Encouraging children to 'socially transition' gender risks long-term harm, say NHS experts

Henry Bodkin
There is now a two-year wait at the NHS's only child gender service - © Jeffrey Blackler / Alamy Stock Photo

Parents are risking psychologically damaging their children by allowing them to “socially transition” their gender without medical or psychiatric advice, NHS experts have warned.

Primary school-aged children are increasingly being encouraged to formally switch, in defiance of the recommended “watchful waiting” approach, the Gender Identity Development Service (GIDS) leaders said.

In some cases, children as young as six are attending school where nobody knows their original sex.

In the UK, children who display symptoms of gender dysphoria are not given hormone blockers until the onset of puberty, and cross-sex hormones may only be prescribed after they turn 16.

The GIDS psychologists, who practise at London’s Tavistock Clinic, said that younger children who believe they may have been born with the wrong body should be permitted to explore behavioural aspects of the opposite gender, such as dress or types of play.

However, they warned that many such children end up preferring to remain the biological gender they were born, and that to formally socially transition before puberty risks pre-determining the outcome.

They acknowledged that well-meaning parents, faced with deeply unhappy children, can sometimes feel they have no other option.

The situation is made worse because the waiting list to see a specialist at the Tavistock and Portland Trust, the NHS’s only child gender service, is now two years’ long.

Dr Bernadette Wren, head of clinical psychology at the trust, said: “Social transitioning has become a really big topic. 

“We have never recommended complete social transitioning but it has become a really popular thing and many advocacy groups really promote it.

“We take the long view because our concern has been that what might work to lower anxiety in a younger child may become the thing that is problematic when they get older.

“It can become harder for children as they move into adolescence, they are moving into puberty and the young person suddenly faces a wall of puberty.

“We think that is setting up problems for later.”

The Channel 4 documentary Kids on the Edge brought image to the fore Credit: Jude Edginton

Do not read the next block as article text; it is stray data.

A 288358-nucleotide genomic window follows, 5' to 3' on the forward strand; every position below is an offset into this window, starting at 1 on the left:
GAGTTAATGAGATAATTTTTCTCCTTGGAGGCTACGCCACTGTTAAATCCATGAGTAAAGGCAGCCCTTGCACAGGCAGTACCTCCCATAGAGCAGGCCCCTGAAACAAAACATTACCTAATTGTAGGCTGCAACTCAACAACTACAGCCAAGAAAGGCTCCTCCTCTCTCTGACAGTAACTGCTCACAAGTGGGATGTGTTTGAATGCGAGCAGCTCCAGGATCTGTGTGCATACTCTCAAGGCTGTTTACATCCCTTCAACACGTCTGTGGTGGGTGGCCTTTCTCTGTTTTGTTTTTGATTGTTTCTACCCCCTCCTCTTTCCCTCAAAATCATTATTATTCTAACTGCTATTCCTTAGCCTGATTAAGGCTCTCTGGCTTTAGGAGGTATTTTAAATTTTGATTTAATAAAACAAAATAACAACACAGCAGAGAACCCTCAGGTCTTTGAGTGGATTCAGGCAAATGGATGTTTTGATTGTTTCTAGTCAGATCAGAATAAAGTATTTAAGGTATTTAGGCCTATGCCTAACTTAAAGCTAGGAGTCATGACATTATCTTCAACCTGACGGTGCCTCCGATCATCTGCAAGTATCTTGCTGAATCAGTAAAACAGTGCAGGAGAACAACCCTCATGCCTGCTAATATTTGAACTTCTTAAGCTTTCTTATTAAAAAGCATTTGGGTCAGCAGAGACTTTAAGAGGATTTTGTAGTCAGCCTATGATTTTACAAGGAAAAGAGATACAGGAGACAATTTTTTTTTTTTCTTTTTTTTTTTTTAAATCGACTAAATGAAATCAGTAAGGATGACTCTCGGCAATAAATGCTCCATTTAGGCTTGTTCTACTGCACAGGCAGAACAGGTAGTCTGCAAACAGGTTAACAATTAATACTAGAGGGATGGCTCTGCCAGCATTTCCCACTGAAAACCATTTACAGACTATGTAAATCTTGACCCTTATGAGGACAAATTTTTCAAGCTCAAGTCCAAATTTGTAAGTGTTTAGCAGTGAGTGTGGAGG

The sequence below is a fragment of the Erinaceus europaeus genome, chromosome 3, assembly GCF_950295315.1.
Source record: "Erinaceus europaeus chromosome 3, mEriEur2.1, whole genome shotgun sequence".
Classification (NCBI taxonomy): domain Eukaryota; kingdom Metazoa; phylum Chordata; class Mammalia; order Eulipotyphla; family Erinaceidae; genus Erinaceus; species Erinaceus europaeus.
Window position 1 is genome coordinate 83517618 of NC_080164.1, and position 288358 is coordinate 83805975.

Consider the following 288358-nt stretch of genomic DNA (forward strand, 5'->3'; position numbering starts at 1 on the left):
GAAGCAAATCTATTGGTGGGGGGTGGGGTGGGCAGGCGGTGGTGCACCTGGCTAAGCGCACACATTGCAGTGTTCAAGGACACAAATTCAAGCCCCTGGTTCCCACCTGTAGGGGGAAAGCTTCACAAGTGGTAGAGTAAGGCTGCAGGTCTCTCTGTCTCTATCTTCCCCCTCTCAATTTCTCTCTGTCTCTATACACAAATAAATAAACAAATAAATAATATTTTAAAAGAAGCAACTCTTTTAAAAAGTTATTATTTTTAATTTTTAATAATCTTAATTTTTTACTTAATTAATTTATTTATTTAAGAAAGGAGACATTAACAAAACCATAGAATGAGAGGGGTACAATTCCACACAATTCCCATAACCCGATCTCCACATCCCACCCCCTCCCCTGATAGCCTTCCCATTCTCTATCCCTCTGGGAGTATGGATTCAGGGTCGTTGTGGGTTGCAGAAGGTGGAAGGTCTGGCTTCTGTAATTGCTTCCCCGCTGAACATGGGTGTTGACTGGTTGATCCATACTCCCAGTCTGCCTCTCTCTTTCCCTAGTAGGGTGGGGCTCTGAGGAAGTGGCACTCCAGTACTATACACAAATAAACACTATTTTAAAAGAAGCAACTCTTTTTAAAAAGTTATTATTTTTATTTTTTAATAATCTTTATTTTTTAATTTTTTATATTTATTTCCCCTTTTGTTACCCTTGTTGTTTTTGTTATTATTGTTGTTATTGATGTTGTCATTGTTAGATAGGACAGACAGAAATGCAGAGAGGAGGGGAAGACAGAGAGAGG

GIDS received 2,590 referrals in the year 2018-19, almost a four-fold increase in four years.

Earlier this year Penny Mordaunt, the equalities minister, ordered a review to establish why there has been a surge in the number of girls seeking help.

Almost three-quarters of children seeking help with their gender are now female-born.

Around 45 per cent of the children referred to the service decide to undergo physical interventions, according to GIDS.

Dr Wren said that rather than a full social transition, “we would rather have a kind of grappling with the fact that this young person is in a slightly anomalous position but life can still be good and full of hope and there may be some solutions further down the line but it's a complicated place to be and there is no magic solution.

"For some families the social transition can work as a kind of 'it's all going to be fine' and actually the system is way more complicated than that."

The experts said various “advocacy groups” encourage parents to opt for total social transition.

Mermaids, seen as the most prominent and controversial advocacy group supporting gender-diverse children, said: For some young people social transition can be very helpful.

"However it is important to keep things open.

“Across all contexts, including schools and local communities, we need to support young people experiencing distress around their gender identity.

“We need to support exploration, which may include a social transition for some young people.

“It is also important to keep curiosity about gender identity alive and be open about any young person’s situation, including the reality of their physical bodies.”